Presentation on theme: "Churchill Fellowship Lisa Brown Impact Environmental Consulting."— Presentation transcript:
Churchill Fellowship Lisa Brown Impact Environmental Consulting
Churchill Fellowship Approximately 100 awarded to Australians each year United Kingdom, Norway, Canada and USA Eight week study tour Met 55 waste professionals and visited: Processors Commercial collection Municipalities Regulators Haulers Schools Report available
Food Waste Diversion - It Matters! Large proportion of waste stream 23% of all waste to landfill in NZ is organic 53% of this organic waste is food/kitchen waste Recent audit of fourteen Councils in Sydney showed food comprises 42.7% by weight Role in Climate Change: Direct emissions - 3% of Global Indirect emissions: Approximately 25% of TOTAL NATIONAL emissions arise from food production and distribution; Potential as source of renewable energy which will in turn displace use of fossil fuels (U.K. est. up to 2% of renewable electricity may arise from waste)
United Kingdom Very high profile issue in UK Gordon Brown commented on importance of reducing food waste Mayor of London announced ‘Foodwaste to Fuel Alliance’ – 10 June 09 Deliver 5 new bio-fuel plants in London by 2012; £84 million over next 3 years for waste reduction, over 1/3 is for waste to energy projects; BAA (8,000 tonnes – AD), Sainsbury (AD in London) and Keystone have joined Alliance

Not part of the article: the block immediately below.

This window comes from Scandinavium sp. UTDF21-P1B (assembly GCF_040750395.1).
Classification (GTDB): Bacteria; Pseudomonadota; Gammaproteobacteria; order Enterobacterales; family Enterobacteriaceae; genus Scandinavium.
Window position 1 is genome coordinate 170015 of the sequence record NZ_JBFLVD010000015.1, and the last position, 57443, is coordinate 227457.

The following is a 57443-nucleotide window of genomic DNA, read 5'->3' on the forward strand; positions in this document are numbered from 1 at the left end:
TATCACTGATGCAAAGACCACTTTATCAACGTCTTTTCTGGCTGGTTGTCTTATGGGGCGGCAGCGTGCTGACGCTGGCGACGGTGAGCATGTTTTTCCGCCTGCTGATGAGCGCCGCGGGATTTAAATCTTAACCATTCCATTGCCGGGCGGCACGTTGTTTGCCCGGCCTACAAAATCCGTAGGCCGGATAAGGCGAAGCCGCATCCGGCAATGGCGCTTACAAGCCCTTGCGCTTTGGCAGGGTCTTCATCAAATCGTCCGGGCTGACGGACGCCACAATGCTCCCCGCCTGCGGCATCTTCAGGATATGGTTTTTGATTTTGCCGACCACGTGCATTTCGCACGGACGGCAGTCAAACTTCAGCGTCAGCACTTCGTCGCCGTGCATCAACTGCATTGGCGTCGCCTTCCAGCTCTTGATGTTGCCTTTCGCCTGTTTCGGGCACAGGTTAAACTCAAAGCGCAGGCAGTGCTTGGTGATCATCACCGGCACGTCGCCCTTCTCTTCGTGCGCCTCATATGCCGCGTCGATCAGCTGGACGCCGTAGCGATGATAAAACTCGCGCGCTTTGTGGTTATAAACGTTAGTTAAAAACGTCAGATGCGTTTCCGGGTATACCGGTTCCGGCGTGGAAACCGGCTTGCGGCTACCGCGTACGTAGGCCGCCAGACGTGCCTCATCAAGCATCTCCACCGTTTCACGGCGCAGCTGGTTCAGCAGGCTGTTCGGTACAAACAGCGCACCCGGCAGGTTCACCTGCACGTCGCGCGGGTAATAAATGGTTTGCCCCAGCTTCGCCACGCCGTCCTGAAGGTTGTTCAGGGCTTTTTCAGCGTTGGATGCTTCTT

United Kingdom EU Directive “Council Directive on the landfill of waste (European Union, the Council 1999) driving diversion of organics / biodegradable waste Mandates a stepwise reduction to: 75% of 1995 level by 16 July % of 1995 level 16 July % of 1995 level by 2020
United Kingdom Tax for each tonne of biodegradable waste will be equal to NZ$ / tonne by Level of fine the EU might impose on the UK unknown Central government involved: New Technologies Demonstrator program Private Finance Initiatives (PFI) Approximately NZ$7,620,000 allocated Currently forty (40) projects being investigated. Capital costs of a new processing facilities, utilising a ‘proven’ technology is annualised - capital cost covered by the central government.